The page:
What is atrial fibrillation?
Atrial fibrillation, often called AFib or AF, is the most common type of treated heart arrhythmia. An arrhythmia is when the heart beats too slowly, too fast, or in an irregular way.
When a person has AFib, the normal beating in the upper chambers of the heart (the two atria) is irregular, and blood doesn’t flow as well as it should from the atria to the lower chambers of the heart (the two ventricles). AFib may happen in brief episodes, or it may be a permanent condition.
Facts About AFib
- It is estimated that 12.1 million people in the United States will have AFib in 2030.1,2
- In 2018, AFib was mentioned on 175,326 death certificates and was the underlying cause of death in 25,845 of those deaths.3
- People of European descent are more likely to have AFib than African Americans.
- Because the number of AFib cases increases with age and women generally live longer than men, more women than men experience AFib.
What are the symptoms of AFib?
Some people who have AFib don’t know they have it and don’t have any symptoms. Others may experience one or more of the following symptoms:
- Irregular heartbeat
- Heart palpitations (rapid, fluttering, or pounding)
- Extreme fatigue
- Shortness of breath
- Chest pain
What are the risk factors for AFib?
The risk for AFib increases with age. High blood pressure, the risk for which also increases with advancing age, accounts for about 1 in 5 cases of AFib.4
Risk factors for AFib include4,5
- Advancing age
- High blood pressure
- European ancestry
- Heart failure
- Ischemic heart disease
- Chronic kidney disease
- Moderate to heavy alcohol use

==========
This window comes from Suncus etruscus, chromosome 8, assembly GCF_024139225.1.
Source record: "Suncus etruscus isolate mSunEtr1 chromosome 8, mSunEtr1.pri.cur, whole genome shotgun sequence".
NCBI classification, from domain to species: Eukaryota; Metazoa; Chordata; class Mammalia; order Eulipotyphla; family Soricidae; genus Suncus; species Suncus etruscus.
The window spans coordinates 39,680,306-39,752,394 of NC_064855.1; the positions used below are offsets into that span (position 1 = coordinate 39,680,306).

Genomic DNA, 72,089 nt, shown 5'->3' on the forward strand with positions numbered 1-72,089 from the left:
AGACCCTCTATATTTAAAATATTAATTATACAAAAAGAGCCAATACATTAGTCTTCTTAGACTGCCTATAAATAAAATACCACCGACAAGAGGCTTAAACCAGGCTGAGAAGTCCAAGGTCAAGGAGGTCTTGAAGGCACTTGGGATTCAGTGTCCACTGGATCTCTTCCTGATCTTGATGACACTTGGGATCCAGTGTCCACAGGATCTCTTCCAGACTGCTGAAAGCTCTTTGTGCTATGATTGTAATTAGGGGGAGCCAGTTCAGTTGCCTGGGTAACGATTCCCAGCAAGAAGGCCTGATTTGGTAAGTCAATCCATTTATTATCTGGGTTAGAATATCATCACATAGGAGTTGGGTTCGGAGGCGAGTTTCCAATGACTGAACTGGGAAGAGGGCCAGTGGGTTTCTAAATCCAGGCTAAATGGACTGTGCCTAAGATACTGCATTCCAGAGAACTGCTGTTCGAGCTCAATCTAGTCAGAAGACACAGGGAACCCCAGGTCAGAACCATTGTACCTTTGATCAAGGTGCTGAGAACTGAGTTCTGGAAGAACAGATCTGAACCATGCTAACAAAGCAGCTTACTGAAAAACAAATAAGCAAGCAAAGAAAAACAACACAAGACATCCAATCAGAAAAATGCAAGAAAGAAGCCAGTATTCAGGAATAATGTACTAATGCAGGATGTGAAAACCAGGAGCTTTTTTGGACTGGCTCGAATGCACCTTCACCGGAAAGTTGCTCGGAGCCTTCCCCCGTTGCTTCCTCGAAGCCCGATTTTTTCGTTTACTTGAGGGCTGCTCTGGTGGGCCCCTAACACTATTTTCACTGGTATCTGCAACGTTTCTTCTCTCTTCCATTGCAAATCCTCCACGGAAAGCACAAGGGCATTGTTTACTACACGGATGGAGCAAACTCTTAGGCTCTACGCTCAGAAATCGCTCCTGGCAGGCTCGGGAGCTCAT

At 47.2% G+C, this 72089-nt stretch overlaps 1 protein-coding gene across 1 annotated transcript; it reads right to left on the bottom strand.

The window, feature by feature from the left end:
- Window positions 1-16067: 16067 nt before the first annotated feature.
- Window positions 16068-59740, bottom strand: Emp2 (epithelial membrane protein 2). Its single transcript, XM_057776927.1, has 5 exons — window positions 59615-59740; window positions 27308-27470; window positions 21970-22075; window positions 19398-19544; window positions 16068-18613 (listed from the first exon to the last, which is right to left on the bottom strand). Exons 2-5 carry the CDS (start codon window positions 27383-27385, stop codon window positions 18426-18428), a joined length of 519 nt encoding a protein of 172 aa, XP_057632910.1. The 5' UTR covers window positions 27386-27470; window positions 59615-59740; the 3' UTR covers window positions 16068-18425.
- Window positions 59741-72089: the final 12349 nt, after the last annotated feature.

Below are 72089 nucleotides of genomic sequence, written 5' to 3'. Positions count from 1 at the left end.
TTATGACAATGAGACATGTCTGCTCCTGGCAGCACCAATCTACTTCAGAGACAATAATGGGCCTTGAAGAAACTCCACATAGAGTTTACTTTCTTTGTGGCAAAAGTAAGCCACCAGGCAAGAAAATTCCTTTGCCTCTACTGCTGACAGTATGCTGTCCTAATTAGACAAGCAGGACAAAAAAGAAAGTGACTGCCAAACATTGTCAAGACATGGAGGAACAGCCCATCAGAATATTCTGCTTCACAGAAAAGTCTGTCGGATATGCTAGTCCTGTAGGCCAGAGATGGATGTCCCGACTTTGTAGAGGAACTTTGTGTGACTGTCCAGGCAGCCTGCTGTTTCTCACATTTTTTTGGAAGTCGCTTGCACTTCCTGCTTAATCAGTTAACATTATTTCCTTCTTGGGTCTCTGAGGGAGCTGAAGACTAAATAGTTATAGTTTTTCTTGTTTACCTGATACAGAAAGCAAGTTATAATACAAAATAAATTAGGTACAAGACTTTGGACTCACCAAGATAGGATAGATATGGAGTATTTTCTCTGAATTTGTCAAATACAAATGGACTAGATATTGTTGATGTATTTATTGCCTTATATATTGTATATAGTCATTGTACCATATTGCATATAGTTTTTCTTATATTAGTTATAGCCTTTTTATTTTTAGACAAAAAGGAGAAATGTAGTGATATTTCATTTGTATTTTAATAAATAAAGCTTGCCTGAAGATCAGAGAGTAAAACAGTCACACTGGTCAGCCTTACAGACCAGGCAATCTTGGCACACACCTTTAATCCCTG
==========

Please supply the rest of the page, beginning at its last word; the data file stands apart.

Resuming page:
- Enlargement of the chambers on the left side of the heart
How is AFib related to stroke?
AFib increases a person’s risk for stroke. When standard stroke risk factors were accounted for, AFib was associated with a four- to fivefold increased risk of ischemic stroke.6 AFib causes about 1 in 7 strokes.7
Strokes caused by complications from AFib tend to be more severe than strokes with other underlying causes. Strokes happen when blood flow to the brain is blocked by a blood clot or by fatty deposits called plaque in the blood vessel lining.
How is AFib treated?
Treatment for AFib can include
- Medicines to control the heart’s rhythm and rate
- Blood-thinning medicine to prevent blood clots from forming and reduce stroke risk
- Medicine and healthy lifestyle changes to manage AFib risk factors
What are the consequences of AFib?
More than 454,000 hospitalizations with AFib as the primary diagnosis happen each year in the United States.4 The condition contributes to about 158,000 deaths each year.3 The death rate from AFib as the primary or a contributing cause of death has been rising for more than two decades.7
- Miyasaka Y, Barnes ME, Gersh BJ, et al. Secular trends in incidence of atrial fibrillation in Olmsted County, Minnesota, 1980 to 2000, and implications on the projections for future prevalenceexternal icon. Circulation. 2006;114:199–225.
- Colilla S, Crow A, Petkun W, Singer DE, Simon T, Liu X. Estimates of current and future incidence and prevalence of atrial fibrillation in the U.S. adult population. Am J Cardiol. 2013;112:1142–1147. doi: 10.1016/j.amjcard.2013.05.063.
- Centers for Disease Control and Prevention, National Center for Health Statistics. Underlying Cause of Death, 1999–2018. Accessed March 12, 2020.
- Benjamin EJ, Muntner P, Alonso A, Bittencourt MS, Callaway CW, Carson AP, et al. Heart disease and stroke statistics—2019 update: a report from the American Heart Association. Circulation. 2019;139(10):e56–528.
- Benjamin E, Levy D, Vaziri SM. Independent risk facors for atrial fibrillation in a population based cohort. JAMA. 1994;271(11):840-844.
- Wolf PA, Abbott RD, Kannel WB. Atrial fibrillation as an independent risk factor for stroke: the Framingham Study. Stroke. 1991;22(8):983–8.
- Heart Rhythm Society. (2019). Complications from Atrial Fibrillation. Accessed May 9, 2019.
- Centers for Disease Control and Prevention, National Center for Health Statistics. Multiple Cause of Death 1999-2017 on CDC WONDER Online Database, released December 2018. Data are from the Multiple Cause of Death Files, 1999-2017, as compiled from data provided by the 57 vital statistics jurisdictions through the Vital Statistics Cooperative Program. Accessed at http://wonder.cdc.gov/mcd-icd10.html October 4, 2019